Deputy Foreign Minister Ze’ev Elkin (Likud) dismissed on Sunday calls by US Jewish leaders urging Prime Minister Benjamin Netanyahu to take confidence-building steps to demonstrate Israel’s commitment to a two-state solution.

“The Israeli government’s first and foremost responsibility is the security of its citizens and ensuring the country’s future safety,” Elkin said. “Pressure from overseas should not guide the prime minster in his careful management of the diplomatic process.”

A letter sent to Netanyahu two weeks ago, signed by 100 American Jewish activists and leaders (many, though not all, identified with left-leaning organizations), urged the prime minister to take steps to encourage a renewal of peace talks with the Palestinians. The letter coincided with US Secretary of State John Kerry’s arrival to the region in an effort to restart peace talks between Israel and the Palestinian Authority.

The US leaders’ letter also upset Jewish leaders in Russia, who sent their own letter to Netanyahu saying: “Decisions on matters of national security should not be made under external pressure, not by world opinion, not by the American leadership and not even by the influential American Jewish community.” The letter, signed by Russian Jewish community leaders, rabbis and businessmen, went on to say that the original letter was particularly worrisome because it reminded them of their own Soviet past “when the Communist leadership used prominent Soviet Jews to pressure Israel.”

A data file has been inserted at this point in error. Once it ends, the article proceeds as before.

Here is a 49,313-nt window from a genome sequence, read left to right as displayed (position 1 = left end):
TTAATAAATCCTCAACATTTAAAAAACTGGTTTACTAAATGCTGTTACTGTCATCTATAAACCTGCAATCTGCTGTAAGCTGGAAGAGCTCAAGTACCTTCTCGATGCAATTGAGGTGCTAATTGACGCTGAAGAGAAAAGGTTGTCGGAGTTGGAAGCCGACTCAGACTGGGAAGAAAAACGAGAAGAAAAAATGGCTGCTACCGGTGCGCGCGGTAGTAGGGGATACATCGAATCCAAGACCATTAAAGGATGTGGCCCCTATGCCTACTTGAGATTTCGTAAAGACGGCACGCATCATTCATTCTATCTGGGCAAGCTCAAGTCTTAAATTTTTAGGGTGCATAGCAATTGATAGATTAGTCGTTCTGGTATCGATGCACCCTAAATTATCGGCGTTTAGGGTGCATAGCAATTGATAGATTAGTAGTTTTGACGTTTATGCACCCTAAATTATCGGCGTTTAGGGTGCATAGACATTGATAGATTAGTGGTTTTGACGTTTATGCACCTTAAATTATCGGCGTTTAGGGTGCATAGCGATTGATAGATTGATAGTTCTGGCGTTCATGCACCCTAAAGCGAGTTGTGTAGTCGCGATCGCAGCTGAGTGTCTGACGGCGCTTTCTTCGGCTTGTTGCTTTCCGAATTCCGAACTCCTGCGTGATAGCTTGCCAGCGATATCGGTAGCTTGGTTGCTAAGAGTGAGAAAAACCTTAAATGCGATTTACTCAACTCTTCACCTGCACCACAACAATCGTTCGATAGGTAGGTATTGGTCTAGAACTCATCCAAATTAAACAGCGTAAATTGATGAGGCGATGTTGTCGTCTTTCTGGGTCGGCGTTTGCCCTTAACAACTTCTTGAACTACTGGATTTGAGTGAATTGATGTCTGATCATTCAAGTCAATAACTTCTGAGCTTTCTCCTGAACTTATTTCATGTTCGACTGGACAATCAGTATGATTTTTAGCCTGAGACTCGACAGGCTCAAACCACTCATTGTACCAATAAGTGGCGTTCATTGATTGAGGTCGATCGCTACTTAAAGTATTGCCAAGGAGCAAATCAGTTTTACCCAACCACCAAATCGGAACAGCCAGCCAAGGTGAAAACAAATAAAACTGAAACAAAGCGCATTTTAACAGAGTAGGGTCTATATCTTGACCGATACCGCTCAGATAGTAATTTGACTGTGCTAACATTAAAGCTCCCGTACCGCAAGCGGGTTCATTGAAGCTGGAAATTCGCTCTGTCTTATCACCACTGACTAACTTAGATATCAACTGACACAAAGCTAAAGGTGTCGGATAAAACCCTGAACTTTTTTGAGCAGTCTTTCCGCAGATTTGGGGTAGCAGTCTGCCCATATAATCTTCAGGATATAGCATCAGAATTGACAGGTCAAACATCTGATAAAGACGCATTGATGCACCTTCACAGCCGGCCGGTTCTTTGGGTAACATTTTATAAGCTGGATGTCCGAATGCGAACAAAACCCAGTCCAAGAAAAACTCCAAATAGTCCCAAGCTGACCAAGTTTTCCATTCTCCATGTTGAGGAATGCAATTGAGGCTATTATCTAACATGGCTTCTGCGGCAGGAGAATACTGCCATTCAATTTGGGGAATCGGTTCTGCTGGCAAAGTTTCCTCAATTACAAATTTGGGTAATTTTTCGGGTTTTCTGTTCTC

“I am pleased that the Russian Jewish leadership understand what some of America’s Jews sometimes forget,” Elkin said.

Elkin, himself an immigrant from the Former Soviet Union, is working under Netanyahu, who is acting as foreign minister pending the conclusion of presumptive FM Avigdor Liberman’s corruption trial. Elkin is a political hawk and a staunch proponent of a one-state solution.

Last week, a conservative American Jewish group that campaigned against the reelection of Barack Obama in 2012 sent an open letter to Netanyahu likewise urging him to ignore the other Jewish leaders’ advice.

Striking out at what it said was a call for Netanyahu to make “painful territorial sacrifices,” the Emergency Committee for Israel accused the signatories of the original letter of playing armchair politics at Israel’s expense.

“We not only question the wisdom of their advice, we question their standing to issue such an admonition to a democratically-elected prime minister whose job is not to assuage the political longings of 100 American Jews, but to represent — and ensure the security of — the Israeli people,” the letter read.

Though the original letter was sponsored by the left-leaning Israel Policy Forum, the list of signatories included names from a relatively wide spectrum of American Jewish opinion, including former senior Defense Department official Dov Zakheim; former AIPAC executive director Tom Dine; philanthropists S. Daniel Abraham, Charles Bronfman, Lester Crown and Stanley Gold; Union for Reform Judaism president Rabbi Rick Jacobs; leaders from the Jewish organizational world; and others.

It urged Netanyahu “to work closely with Secretary of State John Kerry to devise pragmatic initiatives, consistent with Israel’s security needs, which would represent Israel’s readiness to make painful territorial sacrifices for the sake of peace.”

Haviv Rettig Gur contributed to this report form New York.